The following table describes each flag:
|CMB$M_READONLY||When this flag is specified, $CREMBX assigns a readonly channel to the mailbox device. An attempt to issue a QIO WRITE operation on the mailbox channel results in an illegal I/O operation error.|
|CMB$M_WRITEONLY||When this flag is specified, $CREMBX assigns a writeonly channel to the mailbox device. An attempt to issue a QIO READ operation on the mailbox channel results in an illegal I/O operation error.|
For more information about the flags argument, see the OpenVMS I/O User's Reference Manual.
Placeholding argument reserved by VSI.
Condition Values Returned
|SS$_NORMAL||The service completed successfully.|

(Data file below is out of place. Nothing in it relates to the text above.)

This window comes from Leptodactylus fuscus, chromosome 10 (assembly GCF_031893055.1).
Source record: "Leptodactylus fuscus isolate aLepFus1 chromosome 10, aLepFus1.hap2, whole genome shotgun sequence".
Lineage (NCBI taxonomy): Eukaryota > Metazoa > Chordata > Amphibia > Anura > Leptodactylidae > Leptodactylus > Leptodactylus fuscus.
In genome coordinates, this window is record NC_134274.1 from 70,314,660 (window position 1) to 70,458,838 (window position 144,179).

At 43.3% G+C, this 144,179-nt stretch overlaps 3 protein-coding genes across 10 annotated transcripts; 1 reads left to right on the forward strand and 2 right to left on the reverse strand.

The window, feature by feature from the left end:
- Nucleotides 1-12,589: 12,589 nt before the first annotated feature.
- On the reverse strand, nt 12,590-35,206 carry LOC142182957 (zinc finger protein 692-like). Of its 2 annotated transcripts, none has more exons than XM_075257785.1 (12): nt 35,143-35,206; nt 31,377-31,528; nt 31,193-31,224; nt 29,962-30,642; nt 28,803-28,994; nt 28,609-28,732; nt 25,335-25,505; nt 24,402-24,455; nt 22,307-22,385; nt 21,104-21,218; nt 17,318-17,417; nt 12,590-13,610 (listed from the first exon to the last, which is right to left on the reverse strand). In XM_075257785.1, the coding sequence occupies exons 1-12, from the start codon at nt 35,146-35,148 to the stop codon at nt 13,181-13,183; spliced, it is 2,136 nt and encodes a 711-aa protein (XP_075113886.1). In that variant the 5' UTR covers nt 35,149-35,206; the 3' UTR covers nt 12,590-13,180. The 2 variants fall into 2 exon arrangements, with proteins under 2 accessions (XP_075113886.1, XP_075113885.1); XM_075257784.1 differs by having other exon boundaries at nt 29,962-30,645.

|SS$_ACCVIO||The logical name string or string descriptor cannot be read by the caller, or the channel number cannot be written by the caller.|
|SS$_BADPARAM||One or more of the arguments has an invalid value. One possible problem is the flags argument has both the CMB$M_READONLY and CMB$M_WRITEONLY flags set; however, only one of these values is allowed.|
|SS$_EXBYTLM||The process has insufficient buffer I/O byte count (BYTLM) quota to allocate the mailbox UCB or to satisfy buffer requirements.|
|SS$_INSFMEM||The system dynamic memory is insufficient for completing the service.|
|SS$_INTERLOCK||The bit map lock for allocating mailboxes from the specified shared memory is locked by another process.|
|SS$_IVLOGNAM||The logical name string has a length of 0 or has more than 255 characters.|
|SS$_IVSTSFLG||The bit set in the prmflg argument is undefined; this argument can have a value of 1 or 0.|
|SS$_NOIOCHAN||No I/O channel is available for assignment.|